Defense Secretary Robert M. Gates, who will remain as the Head of Defense under President-elect Barack Obama, has several decisions to make about whether or not to continue the adoption of specific equipment and weapons systems. Here are some of the major programs he must choose from and their outlook:

Manufacturer: Boeing Co. (Chicago) and SAIC Inc. (San Diego)
Price tag: $160 billion

What it is supposed to do: The next generation of heavily armored ground vehicles is supposed to replace Bradley fighting vehicles, tanks and Paladin artillery.

Outlook: Likely to be delayed to make room for less-pricey and proven systems.

Manufacturer: Lockheed Martin Corp. (Bethesda, Md.)
Price tag: $142 million a piece; critics say cost is higher.

What it is supposed to do: Penetrate enemy air defenses and spot targets with sophisticated radar.

The Air Force wanted 381 F-22s. The present budget provides for 183. The Defense chief may support some additional planes but not as many as the Air Force wants.

Manufacturer: Not selected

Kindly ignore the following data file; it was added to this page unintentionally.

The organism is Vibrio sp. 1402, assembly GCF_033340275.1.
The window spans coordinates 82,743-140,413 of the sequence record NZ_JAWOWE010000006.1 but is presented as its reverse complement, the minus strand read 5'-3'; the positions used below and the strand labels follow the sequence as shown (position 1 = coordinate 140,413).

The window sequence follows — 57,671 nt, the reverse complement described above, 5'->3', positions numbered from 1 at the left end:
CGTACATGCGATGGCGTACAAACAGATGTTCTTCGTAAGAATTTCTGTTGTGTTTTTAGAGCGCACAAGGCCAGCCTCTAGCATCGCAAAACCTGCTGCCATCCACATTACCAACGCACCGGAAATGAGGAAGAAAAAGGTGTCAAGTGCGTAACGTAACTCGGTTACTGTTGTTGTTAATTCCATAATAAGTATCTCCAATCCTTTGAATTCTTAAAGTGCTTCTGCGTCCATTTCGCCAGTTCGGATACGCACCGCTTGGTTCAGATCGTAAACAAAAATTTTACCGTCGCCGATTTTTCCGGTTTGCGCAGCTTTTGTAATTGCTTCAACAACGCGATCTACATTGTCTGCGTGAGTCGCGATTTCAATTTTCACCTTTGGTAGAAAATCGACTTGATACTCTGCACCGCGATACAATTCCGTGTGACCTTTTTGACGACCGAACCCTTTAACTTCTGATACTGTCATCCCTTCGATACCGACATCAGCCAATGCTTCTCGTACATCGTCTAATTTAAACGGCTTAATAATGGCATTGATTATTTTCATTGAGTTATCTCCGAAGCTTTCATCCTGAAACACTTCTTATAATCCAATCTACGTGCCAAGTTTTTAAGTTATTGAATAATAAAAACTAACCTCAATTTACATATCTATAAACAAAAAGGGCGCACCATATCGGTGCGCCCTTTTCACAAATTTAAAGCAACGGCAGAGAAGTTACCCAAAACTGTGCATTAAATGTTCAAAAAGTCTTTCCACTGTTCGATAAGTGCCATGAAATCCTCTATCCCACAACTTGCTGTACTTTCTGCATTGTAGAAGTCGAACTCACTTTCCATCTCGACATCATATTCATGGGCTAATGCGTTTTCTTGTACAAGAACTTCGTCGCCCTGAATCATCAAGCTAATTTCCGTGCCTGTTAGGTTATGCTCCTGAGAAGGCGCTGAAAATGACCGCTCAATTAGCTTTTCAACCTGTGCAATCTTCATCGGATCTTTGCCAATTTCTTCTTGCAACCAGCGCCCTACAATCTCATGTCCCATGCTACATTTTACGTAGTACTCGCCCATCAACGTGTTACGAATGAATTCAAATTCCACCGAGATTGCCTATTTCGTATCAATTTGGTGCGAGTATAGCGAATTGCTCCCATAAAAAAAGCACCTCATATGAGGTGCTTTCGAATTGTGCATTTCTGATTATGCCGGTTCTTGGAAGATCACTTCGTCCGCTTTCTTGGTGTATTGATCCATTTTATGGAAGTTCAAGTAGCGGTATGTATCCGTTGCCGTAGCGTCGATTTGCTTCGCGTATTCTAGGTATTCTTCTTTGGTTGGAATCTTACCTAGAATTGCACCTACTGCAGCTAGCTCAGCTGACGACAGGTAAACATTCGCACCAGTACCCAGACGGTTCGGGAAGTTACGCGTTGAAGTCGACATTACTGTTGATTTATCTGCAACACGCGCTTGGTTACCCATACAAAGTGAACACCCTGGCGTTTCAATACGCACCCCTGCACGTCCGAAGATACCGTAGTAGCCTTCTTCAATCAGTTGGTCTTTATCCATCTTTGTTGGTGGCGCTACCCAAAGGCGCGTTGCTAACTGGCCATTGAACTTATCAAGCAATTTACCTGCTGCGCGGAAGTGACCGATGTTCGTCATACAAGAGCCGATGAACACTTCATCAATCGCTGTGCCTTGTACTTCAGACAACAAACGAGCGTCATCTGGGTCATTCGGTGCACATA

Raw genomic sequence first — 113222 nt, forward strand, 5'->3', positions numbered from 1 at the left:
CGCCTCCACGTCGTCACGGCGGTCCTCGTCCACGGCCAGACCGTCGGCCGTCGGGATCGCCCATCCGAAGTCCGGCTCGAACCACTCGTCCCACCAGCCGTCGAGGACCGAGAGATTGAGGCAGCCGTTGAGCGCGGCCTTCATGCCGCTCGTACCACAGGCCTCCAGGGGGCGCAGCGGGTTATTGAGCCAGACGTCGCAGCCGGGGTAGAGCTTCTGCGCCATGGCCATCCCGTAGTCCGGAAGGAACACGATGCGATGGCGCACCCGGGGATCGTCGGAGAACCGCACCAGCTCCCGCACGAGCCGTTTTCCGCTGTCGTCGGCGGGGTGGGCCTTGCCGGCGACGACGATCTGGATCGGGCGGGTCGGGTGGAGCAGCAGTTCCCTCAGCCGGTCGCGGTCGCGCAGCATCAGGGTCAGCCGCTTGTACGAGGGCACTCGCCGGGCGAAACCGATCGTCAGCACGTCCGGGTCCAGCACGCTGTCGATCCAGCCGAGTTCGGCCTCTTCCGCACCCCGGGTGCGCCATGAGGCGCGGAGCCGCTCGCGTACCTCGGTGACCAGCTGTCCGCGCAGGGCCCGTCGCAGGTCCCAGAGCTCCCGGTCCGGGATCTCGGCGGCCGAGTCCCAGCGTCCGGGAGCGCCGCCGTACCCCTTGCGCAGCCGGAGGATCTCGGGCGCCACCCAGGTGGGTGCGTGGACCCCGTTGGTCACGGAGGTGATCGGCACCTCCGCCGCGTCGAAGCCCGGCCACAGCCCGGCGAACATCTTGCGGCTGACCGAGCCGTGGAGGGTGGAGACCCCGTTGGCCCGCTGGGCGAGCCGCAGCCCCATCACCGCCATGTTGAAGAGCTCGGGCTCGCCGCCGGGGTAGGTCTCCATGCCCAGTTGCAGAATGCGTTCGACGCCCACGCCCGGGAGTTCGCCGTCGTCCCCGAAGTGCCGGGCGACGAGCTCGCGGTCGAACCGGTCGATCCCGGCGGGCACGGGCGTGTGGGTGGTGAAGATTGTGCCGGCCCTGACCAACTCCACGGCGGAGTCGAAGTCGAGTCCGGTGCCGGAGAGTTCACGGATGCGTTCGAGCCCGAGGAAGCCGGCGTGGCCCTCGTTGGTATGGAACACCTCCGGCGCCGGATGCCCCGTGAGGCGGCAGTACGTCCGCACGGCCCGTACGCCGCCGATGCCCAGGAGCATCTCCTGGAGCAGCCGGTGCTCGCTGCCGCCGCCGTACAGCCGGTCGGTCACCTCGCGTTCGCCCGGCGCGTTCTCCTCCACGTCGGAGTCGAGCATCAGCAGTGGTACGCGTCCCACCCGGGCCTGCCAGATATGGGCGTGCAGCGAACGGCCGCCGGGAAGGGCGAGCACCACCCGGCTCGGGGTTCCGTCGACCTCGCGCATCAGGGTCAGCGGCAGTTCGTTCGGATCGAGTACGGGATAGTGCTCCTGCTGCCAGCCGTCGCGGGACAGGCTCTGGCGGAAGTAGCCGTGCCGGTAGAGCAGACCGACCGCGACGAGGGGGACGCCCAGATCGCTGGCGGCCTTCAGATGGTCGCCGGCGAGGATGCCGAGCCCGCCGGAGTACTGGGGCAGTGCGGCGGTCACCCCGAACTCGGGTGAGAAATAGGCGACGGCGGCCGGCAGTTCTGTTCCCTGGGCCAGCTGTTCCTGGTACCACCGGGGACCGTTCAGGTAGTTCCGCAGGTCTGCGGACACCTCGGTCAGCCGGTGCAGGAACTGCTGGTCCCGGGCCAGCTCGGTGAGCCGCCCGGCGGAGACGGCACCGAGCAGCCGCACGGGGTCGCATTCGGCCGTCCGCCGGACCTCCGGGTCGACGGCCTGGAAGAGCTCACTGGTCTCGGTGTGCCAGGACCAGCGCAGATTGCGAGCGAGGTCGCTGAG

Price tag: Unknown

What it is supposed to do:
Replace the 50-year-old B-52s. The Air Force wants a plane that can fly 2,000 miles without refueling and carry 28,000 pounds of bombs.

Outlook: Officials may favor cheaper alternatives: unmanned drones that can deliver bombs at a fraction of the cost.

Manufacturer: General Dynamics Corp. (Falls Church, Va.)
Price tag: $5.6 million to $7 million per vehicle. (Original cost was about $3 million.)

What it is supposed to do: Strykers were to be an interim system for moving large numbers of ground troops around dangerous urban environments.

Outlook: The versatile vehicles have been valuable in Iraq. The Pentagon may decide to delay the Future Combat Systems and build more Strykers instead.

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Defense Secretary Robert M. Gates, who will remain as the Head of Defense under…